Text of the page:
Dr. Kathryn Dunn Tenpas has been appointed associate director of the University's Washington Semester Program, announced Dr. Jack Nagel, director of the program. Dr. Tenpas will serve as the on-site leader and teach the core seminar to all WSP students. She succeeds Dr. Mark Rozell, who has become a tenured associate professor at Catholic University of America.
Dr. Tenpas received her Ph.D. in American Government from the University of Virginia in 1993. Before joining Penn, she taught at the University of South Florida, where she won the Outstanding Undergraduate Teaching Award in 1998, Leiden University in the Netherlands and George Mason University.
She was presidency program chair for the 1999 Southern Political Association Annual Meeting, and is currently a member of the Executive Council of the Florida Political Science Association, and a board member of the American Political Science Association's Presidency Research Group. Dr. Tenpas is currently researching a book on presidential political consultants.
Anthony Aiello, formerly a Morris Arboretum intern in 1987, has returned as the new Director of Horticulture and Curator of Living Collections. Most recently, Mr. Aiello served as curator of woody plants at the Chicago Botanic Garden where he managed a diverse collection of 2,500 woody plant taxa. Director Paul Meyer noted Mr. Aiello's "breadth of experiences in curation, teaching and research are custom-made for this key Arboretum position." In 1991, Mr. Aiello was selected for the prestigious Garden Club of American Interchange Fellowship, which provided individualized training at the Royal Botanic Gardens in Kew, England and Edinburgh, Scotland. Subsequently, he took a position as a woody plants researcher and instructor at the highly respected horticulture program at Iowa State University.
Outgoing Chief Horticulturist and Rosarian Judy McKeon nurtured the Arboretum's spectacular Rose Garden over her 15 years there. She started as a trainee gardener in 1980. "Her management and horticultural skills have contributed to the entire renaissance of the Arboretum," according to Mr. Meyer. "Under her direction, the Rose Garden rose to international fame." Although she is now working on a masters degree at Penn and has started a consulting business helping homeowners as a horticultural advisor she will continue to teach classes and volunteer at the Arboretum's Plant Sale and Rare Plant Auction.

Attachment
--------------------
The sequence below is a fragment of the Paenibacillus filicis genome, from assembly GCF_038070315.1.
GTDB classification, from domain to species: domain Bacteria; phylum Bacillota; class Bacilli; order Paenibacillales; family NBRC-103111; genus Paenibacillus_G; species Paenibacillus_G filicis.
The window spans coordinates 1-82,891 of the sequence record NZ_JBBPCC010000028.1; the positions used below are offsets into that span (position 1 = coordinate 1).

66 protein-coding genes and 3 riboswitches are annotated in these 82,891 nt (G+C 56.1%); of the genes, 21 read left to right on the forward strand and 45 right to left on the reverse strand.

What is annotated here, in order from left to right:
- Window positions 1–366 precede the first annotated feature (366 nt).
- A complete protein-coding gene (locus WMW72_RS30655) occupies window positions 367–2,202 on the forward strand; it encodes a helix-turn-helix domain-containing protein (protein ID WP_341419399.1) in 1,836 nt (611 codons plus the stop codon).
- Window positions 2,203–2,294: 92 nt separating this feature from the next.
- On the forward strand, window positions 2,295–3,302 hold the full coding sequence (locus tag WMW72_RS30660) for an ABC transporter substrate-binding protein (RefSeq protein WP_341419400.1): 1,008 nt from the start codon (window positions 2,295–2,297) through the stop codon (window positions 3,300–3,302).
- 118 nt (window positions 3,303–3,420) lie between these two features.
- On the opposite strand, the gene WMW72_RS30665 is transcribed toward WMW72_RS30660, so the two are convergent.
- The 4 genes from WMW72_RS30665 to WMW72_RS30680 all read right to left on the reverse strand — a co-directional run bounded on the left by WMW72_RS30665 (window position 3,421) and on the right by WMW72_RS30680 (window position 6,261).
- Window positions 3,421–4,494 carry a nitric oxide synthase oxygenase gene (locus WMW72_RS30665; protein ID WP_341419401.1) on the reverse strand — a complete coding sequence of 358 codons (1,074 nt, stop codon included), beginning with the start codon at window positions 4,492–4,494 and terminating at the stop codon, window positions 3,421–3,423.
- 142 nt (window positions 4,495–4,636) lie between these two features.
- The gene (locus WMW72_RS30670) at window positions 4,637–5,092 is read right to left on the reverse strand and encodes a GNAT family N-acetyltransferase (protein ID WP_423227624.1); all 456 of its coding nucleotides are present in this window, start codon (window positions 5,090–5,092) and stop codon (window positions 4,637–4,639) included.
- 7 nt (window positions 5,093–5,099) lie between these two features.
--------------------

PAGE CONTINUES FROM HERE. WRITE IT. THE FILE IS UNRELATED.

Judith Tannenbaum, at the Institute of Contemporary Art for the past 14 years, will be leaving in May to become the first curator of contemporary art at the Rhode Island School of Design's 123-year-old Museum of Art on June 1.
Ms. Tannenbaum came to the ICA as assistant director and curator in 1986. She has been associate director since 1990. Over the years she made her mark in the art world and at ICA, having published extensively and curated numerous exhibitions. Most memorable was her handling of the Mapplethorpe photography exhibition at ICA in 1989. Her arguments defending ICA and the artist (Almanac September 5, 1989) gained national attention.
Ms. Tannenbaum, who curated the current ICA exhibition of works by sculptor Nancy Davidson, will produce one more show before she leaves: "Wall Power"--an exhibit in collaboration with the Fleisher Art Memorial and the city's Mural Arts Project which opens May 12.
Almanac, Vol. 46, No. 16, January 11, 2000